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Filed under: rates the all-time underrated, overrated players in Dolphins history yesterday posted its list of the all-time underrated and overrated players in Miami Dolphins history. Some of the listed names might surprise you.

Wesley sure didn't do much of that during his time in Miami.
Wesley sure didn't do much of that during his time in Miami.
Winslow Townson

The NFL offseason will heretofore be known as the "Season of Lists." is currently ranking the most underrated and overrated players in the history of all 32 teams, and posted its Miami Dolphins list yesterday afternoon. None of the "underrated" or "overrated" selections are particularly surprising, though it's weird to see Zach Thomas left off of any list of undercredited Dolphins. Aside from that, I don't have much of a problem with the rankings, save for one selection in the "overrated" category. We'll get to that in a moment, though.

Underrated Dolphins, per

1) Manny Fernandez, DT

2) Don Strock, QB

3) Tony Nathan, RB

4) Jim Jensen, QB/RB/FB/TE/ST

5) Tim Bowens, DT

Right on with the Fernandez and Bowens selections, Fernandez's lack of recognition remains a stupifying concept to this day, and nowhere was he more impressive than in Super Bowl VII, when he helped cement Miami's perfect season by practically eating Washington's running game. Bowens tends to get overlooked because he played with Jason Taylor, Thomas, Sam Madison, Patrick Surtain, Brock Marion, etc., but he was an essential cog in the Dolphins' defense for 10 years. He's also on my list of top 10 Dolphins players, so there's that.

Strock definitely deserves a place on the underrated list, as does Nathan. And before there was Wes Welker, there was Jim "Crash" Jensen. And speaking of Welker ...

Overrated Dolphins, per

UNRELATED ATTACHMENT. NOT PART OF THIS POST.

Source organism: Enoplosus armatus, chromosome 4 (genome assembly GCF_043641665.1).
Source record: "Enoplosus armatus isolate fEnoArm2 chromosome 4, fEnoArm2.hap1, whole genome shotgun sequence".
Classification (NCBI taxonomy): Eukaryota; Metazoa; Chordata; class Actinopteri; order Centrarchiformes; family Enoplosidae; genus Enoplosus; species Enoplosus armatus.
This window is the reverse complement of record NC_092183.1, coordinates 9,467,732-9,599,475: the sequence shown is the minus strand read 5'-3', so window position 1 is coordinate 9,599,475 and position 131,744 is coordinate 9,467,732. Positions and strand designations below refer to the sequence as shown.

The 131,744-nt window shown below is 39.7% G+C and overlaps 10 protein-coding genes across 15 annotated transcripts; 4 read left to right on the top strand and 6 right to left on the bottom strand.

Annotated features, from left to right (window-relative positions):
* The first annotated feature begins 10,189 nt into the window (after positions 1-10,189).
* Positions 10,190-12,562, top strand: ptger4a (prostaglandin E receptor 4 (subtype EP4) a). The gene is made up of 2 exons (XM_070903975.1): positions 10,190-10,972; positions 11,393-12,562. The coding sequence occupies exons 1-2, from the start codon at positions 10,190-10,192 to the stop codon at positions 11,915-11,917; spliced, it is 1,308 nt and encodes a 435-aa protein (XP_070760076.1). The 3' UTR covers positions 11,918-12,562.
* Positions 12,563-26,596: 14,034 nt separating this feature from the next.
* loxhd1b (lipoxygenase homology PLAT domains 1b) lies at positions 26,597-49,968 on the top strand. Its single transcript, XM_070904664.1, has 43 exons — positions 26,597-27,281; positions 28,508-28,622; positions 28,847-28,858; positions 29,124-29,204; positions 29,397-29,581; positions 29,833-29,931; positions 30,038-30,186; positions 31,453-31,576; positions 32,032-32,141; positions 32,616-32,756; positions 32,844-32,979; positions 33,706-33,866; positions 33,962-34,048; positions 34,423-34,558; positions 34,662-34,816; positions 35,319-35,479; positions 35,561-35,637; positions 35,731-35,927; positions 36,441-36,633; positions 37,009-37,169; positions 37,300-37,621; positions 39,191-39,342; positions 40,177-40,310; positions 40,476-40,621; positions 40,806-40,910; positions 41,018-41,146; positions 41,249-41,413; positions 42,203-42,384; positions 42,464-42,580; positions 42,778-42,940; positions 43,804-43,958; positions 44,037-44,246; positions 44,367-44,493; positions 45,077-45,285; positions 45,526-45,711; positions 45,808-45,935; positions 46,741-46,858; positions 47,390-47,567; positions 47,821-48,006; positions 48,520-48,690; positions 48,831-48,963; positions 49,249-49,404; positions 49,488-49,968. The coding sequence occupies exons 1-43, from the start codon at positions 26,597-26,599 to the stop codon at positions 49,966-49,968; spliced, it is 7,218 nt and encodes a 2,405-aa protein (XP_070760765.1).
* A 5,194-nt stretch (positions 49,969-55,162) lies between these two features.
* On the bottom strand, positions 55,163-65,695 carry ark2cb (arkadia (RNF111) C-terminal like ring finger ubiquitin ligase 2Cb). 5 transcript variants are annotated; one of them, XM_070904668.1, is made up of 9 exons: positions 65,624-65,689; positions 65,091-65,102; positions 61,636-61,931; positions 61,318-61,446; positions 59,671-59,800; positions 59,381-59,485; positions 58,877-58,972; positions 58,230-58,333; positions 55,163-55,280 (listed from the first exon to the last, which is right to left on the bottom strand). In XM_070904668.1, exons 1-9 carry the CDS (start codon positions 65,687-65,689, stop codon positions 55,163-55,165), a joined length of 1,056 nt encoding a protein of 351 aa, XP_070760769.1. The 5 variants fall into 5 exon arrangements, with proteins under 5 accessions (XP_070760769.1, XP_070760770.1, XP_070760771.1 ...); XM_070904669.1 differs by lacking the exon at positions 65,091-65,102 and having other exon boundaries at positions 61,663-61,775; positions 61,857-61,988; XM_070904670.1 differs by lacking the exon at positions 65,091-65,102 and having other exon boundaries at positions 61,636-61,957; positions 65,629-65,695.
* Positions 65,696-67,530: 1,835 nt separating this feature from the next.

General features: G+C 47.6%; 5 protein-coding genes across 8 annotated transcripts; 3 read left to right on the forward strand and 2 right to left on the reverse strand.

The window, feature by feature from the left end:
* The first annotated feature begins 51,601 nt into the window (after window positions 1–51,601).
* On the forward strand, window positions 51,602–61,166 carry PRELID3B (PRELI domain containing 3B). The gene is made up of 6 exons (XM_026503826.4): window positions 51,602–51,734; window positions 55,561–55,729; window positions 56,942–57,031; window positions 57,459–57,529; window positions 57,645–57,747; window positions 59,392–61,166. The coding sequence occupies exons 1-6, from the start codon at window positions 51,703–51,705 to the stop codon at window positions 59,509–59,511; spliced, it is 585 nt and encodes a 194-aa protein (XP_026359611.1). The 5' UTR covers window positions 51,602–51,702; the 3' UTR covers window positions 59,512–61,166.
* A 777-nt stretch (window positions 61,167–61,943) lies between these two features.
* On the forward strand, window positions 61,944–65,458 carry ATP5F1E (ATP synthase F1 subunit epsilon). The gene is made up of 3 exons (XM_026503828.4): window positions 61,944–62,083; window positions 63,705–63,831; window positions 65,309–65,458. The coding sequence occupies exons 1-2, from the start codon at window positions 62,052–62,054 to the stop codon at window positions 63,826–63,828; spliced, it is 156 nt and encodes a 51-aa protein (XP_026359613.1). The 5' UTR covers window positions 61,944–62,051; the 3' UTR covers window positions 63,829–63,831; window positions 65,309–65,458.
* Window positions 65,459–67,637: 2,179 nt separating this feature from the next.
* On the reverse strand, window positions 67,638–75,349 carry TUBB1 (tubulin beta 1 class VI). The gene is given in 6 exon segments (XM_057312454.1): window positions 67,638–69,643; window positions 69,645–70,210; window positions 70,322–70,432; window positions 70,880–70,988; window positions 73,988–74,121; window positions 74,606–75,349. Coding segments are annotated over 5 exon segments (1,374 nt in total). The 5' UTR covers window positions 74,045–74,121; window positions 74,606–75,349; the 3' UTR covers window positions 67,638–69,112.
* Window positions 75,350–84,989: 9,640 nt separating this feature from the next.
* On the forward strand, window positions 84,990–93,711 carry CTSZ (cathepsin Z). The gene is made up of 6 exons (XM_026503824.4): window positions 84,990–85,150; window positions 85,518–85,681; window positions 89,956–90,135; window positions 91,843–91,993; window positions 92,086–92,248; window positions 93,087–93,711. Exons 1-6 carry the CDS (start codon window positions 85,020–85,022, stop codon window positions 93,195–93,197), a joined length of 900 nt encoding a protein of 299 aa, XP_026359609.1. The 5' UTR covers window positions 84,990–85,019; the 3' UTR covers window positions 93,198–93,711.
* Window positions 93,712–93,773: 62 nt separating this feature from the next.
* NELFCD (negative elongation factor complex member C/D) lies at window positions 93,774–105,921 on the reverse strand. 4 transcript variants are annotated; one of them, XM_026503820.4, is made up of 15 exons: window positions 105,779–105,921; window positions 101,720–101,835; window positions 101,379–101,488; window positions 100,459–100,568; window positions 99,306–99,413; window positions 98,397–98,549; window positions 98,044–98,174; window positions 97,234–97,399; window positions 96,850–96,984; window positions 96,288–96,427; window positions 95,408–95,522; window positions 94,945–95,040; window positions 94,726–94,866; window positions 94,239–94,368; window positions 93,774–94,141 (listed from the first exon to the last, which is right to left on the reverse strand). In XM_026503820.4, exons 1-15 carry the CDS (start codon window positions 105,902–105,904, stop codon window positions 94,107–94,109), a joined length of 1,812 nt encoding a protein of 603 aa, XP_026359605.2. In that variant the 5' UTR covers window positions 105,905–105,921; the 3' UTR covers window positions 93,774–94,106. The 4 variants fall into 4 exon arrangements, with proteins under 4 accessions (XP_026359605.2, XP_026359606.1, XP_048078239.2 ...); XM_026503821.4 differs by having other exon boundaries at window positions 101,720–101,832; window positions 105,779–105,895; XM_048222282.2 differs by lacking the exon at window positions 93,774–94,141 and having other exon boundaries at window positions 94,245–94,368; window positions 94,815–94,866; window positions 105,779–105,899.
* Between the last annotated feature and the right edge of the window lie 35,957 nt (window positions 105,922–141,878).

1) Bryan Cox, MLB

2) Brandon Marshall, WR

3) Wes Welker, WR

4) Mercury Morris, RB

5) Bill Parcells, Executive VP of football operations, Jackass

Cox was the first player I ever suspected to be criminally insane. Marshall made Cox look like LaDainian Tomlinson. Welker, as the article points out, wasn't much to write home about during his time in Miami (funny what playing with Tom Brady can do for a receiver). As for Morris, I don't get his spot on the "overrated" list. He was a key cog in the Dolphins' rushing attack during the early-to-mid 1970s, and averaging 6.3 yards per carry is no joke when you consider the fact that the Dolphins were extremely clear about their intention to run the football early and often in every game. Did Miami's outstanding offensive line have something to do those numbers? Of course, but you never see stories suggesting that Miami's line bailed out Larry Csonka. Morris was simply a great fit in a run-heavy offensive scheme, and that hardly warrants an "overrated" label.

Of course, Parcells' inclusion on the "overrated" list completely redeems the article. No need to dig up all of the atrocities associated with the Tuna regime in Miami, but consider this: If he's still at the helm, the Dolphins don't have Ryan Tannehill, Olivier Vernon, Lamar Miller, Dion Jordan, Jelani Jenkins, etc.

You can view the article in its entirety here.

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